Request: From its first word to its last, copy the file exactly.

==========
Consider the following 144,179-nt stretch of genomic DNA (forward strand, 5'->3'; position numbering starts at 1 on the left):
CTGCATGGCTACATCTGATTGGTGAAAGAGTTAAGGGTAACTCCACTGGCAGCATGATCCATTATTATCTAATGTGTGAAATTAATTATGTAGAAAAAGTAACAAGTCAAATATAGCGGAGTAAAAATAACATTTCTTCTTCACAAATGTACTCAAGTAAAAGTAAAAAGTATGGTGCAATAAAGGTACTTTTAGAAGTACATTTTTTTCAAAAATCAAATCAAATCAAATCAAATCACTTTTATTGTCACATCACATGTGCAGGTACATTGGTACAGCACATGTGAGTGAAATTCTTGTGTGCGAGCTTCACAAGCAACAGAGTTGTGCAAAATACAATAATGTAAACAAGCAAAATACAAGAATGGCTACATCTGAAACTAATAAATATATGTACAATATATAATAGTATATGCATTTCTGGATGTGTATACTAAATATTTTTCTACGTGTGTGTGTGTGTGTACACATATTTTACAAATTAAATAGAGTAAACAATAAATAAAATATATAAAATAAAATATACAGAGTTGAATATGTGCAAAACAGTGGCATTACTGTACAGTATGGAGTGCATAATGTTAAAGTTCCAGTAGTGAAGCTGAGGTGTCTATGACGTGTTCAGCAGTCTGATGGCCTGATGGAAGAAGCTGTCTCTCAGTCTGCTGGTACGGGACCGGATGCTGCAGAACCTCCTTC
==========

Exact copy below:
Consider the following 144,179-nt stretch of genomic DNA (forward strand, 5'->3'; position numbering starts at 1 on the left):
CTGCATGGCTACATCTGATTGGTGAAAGAGTTAAGGGTAACTCCACTGGCAGCATGATCCATTATTATCTAATGTGTGAAATTAATTATGTAGAAAAAGTAACAAGTCAAATATAGCGGAGTAAAAATAACATTTCTTCTTCACAAATGTACTCAAGTAAAAGTAAAAAGTATGGTGCAATAAAGGTACTTTTAGAAGTACATTTTTTTCAAAAATCAAATCAAATCAAATCAAATCACTTTTATTGTCACATCACATGTGCAGGTACATTGGTACAGCACATGTGAGTGAAATTCTTGTGTGCGAGCTTCACAAGCAACAGAGTTGTGCAAAATACAATAATGTAAACAAGCAAAATACAAGAATGGCTACATCTGAAACTAATAAATATATGTACAATATATAATAGTATATGCATTTCTGGATGTGTATACTAAATATTTTTCTACGTGTGTGTGTGTGTGTACACATATTTTACAAATTAAATAGAGTAAACAATAAATAAAATATATAAAATAAAATATACAGAGTTGAATATGTGCAAAACAGTGGCATTACTGTACAGTATGGAGTGCATAATGTTAAAGTTCCAGTAGTGAAGCTGAGGTGTCTATGACGTGTTCAGCAGTCTGATGGCCTGATGGAAGAAGCTGTCTCTCAGTCTGCTGGTACGGGACCGGATGCTGCAGAACCTCCTTC